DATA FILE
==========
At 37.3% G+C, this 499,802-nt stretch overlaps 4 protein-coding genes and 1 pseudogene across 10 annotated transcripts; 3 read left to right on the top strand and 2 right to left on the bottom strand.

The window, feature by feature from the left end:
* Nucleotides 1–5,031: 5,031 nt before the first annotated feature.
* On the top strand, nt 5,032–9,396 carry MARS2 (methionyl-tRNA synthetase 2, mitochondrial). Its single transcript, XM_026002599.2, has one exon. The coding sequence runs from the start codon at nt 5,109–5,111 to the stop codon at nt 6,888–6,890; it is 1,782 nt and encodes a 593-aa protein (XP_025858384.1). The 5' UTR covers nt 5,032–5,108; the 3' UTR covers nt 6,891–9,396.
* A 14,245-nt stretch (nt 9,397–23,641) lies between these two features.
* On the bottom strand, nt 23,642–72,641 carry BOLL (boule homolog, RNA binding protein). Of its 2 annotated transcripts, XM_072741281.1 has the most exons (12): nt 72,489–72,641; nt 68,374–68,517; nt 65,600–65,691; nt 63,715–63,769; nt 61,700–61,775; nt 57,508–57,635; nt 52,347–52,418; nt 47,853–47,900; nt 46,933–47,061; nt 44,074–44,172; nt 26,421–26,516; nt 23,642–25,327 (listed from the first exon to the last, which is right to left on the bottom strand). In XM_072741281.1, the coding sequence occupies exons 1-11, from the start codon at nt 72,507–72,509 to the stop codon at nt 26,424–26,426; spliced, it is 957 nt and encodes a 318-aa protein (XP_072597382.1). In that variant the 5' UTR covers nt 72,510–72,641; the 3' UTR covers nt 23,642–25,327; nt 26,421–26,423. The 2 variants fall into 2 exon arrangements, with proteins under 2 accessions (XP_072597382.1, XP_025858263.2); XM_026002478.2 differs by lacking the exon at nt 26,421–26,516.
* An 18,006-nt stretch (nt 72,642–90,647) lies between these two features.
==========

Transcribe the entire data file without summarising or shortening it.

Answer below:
At 37.3% G+C, this 499,802-nt stretch overlaps 4 protein-coding genes and 1 pseudogene across 10 annotated transcripts; 3 read left to right on the top strand and 2 right to left on the bottom strand.

The window, feature by feature from the left end:
* Nucleotides 1–5,031: 5,031 nt before the first annotated feature.
* On the top strand, nt 5,032–9,396 carry MARS2 (methionyl-tRNA synthetase 2, mitochondrial). Its single transcript, XM_026002599.2, has one exon. The coding sequence runs from the start codon at nt 5,109–5,111 to the stop codon at nt 6,888–6,890; it is 1,782 nt and encodes a 593-aa protein (XP_025858384.1). The 5' UTR covers nt 5,032–5,108; the 3' UTR covers nt 6,891–9,396.
* A 14,245-nt stretch (nt 9,397–23,641) lies between these two features.
* On the bottom strand, nt 23,642–72,641 carry BOLL (boule homolog, RNA binding protein). Of its 2 annotated transcripts, XM_072741281.1 has the most exons (12): nt 72,489–72,641; nt 68,374–68,517; nt 65,600–65,691; nt 63,715–63,769; nt 61,700–61,775; nt 57,508–57,635; nt 52,347–52,418; nt 47,853–47,900; nt 46,933–47,061; nt 44,074–44,172; nt 26,421–26,516; nt 23,642–25,327 (listed from the first exon to the last, which is right to left on the bottom strand). In XM_072741281.1, the coding sequence occupies exons 1-11, from the start codon at nt 72,507–72,509 to the stop codon at nt 26,424–26,426; spliced, it is 957 nt and encodes a 318-aa protein (XP_072597382.1). In that variant the 5' UTR covers nt 72,510–72,641; the 3' UTR covers nt 23,642–25,327; nt 26,421–26,423. The 2 variants fall into 2 exon arrangements, with proteins under 2 accessions (XP_072597382.1, XP_025858263.2); XM_026002478.2 differs by lacking the exon at nt 26,421–26,516.
* An 18,006-nt stretch (nt 72,642–90,647) lies between these two features.